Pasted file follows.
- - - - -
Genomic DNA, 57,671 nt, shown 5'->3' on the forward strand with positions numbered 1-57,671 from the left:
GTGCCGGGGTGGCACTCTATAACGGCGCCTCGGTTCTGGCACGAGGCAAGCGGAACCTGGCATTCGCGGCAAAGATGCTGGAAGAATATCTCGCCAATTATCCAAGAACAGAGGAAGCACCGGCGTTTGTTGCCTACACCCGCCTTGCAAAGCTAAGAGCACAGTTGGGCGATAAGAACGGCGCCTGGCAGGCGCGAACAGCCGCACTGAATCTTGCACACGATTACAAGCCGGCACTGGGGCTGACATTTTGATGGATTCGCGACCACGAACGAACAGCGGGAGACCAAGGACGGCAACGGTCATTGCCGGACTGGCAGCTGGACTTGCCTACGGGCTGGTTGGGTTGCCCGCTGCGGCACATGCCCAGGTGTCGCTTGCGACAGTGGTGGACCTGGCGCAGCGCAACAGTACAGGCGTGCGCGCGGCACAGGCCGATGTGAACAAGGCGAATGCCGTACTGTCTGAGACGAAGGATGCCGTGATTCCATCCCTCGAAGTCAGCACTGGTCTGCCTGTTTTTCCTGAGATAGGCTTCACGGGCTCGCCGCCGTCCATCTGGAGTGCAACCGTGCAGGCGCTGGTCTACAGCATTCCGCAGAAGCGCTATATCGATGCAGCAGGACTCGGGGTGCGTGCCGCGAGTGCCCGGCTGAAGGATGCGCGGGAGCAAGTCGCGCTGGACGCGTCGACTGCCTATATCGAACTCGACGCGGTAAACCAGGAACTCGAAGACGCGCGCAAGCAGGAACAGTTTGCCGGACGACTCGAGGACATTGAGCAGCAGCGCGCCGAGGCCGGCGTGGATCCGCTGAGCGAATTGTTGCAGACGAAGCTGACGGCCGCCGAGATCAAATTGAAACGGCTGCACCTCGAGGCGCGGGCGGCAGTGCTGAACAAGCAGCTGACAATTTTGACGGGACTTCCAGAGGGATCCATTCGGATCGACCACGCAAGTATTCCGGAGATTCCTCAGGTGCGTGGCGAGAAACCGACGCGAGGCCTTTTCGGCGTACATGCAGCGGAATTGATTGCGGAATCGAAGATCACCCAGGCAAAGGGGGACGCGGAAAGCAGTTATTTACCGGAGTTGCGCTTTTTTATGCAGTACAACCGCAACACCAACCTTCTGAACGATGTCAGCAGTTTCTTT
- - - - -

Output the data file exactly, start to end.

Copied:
Genomic DNA, 57,671 nt, shown 5'->3' on the forward strand with positions numbered 1-57,671 from the left:
GTGCCGGGGTGGCACTCTATAACGGCGCCTCGGTTCTGGCACGAGGCAAGCGGAACCTGGCATTCGCGGCAAAGATGCTGGAAGAATATCTCGCCAATTATCCAAGAACAGAGGAAGCACCGGCGTTTGTTGCCTACACCCGCCTTGCAAAGCTAAGAGCACAGTTGGGCGATAAGAACGGCGCCTGGCAGGCGCGAACAGCCGCACTGAATCTTGCACACGATTACAAGCCGGCACTGGGGCTGACATTTTGATGGATTCGCGACCACGAACGAACAGCGGGAGACCAAGGACGGCAACGGTCATTGCCGGACTGGCAGCTGGACTTGCCTACGGGCTGGTTGGGTTGCCCGCTGCGGCACATGCCCAGGTGTCGCTTGCGACAGTGGTGGACCTGGCGCAGCGCAACAGTACAGGCGTGCGCGCGGCACAGGCCGATGTGAACAAGGCGAATGCCGTACTGTCTGAGACGAAGGATGCCGTGATTCCATCCCTCGAAGTCAGCACTGGTCTGCCTGTTTTTCCTGAGATAGGCTTCACGGGCTCGCCGCCGTCCATCTGGAGTGCAACCGTGCAGGCGCTGGTCTACAGCATTCCGCAGAAGCGCTATATCGATGCAGCAGGACTCGGGGTGCGTGCCGCGAGTGCCCGGCTGAAGGATGCGCGGGAGCAAGTCGCGCTGGACGCGTCGACTGCCTATATCGAACTCGACGCGGTAAACCAGGAACTCGAAGACGCGCGCAAGCAGGAACAGTTTGCCGGACGACTCGAGGACATTGAGCAGCAGCGCGCCGAGGCCGGCGTGGATCCGCTGAGCGAATTGTTGCAGACGAAGCTGACGGCCGCCGAGATCAAATTGAAACGGCTGCACCTCGAGGCGCGGGCGGCAGTGCTGAACAAGCAGCTGACAATTTTGACGGGACTTCCAGAGGGATCCATTCGGATCGACCACGCAAGTATTCCGGAGATTCCTCAGGTGCGTGGCGAGAAACCGACGCGAGGCCTTTTCGGCGTACATGCAGCGGAATTGATTGCGGAATCGAAGATCACCCAGGCAAAGGGGGACGCGGAAAGCAGTTATTTACCGGAGTTGCGCTTTTTTATGCAGTACAACCGCAACACCAACCTTCTGAACGATGTCAGCAGTTTCTTT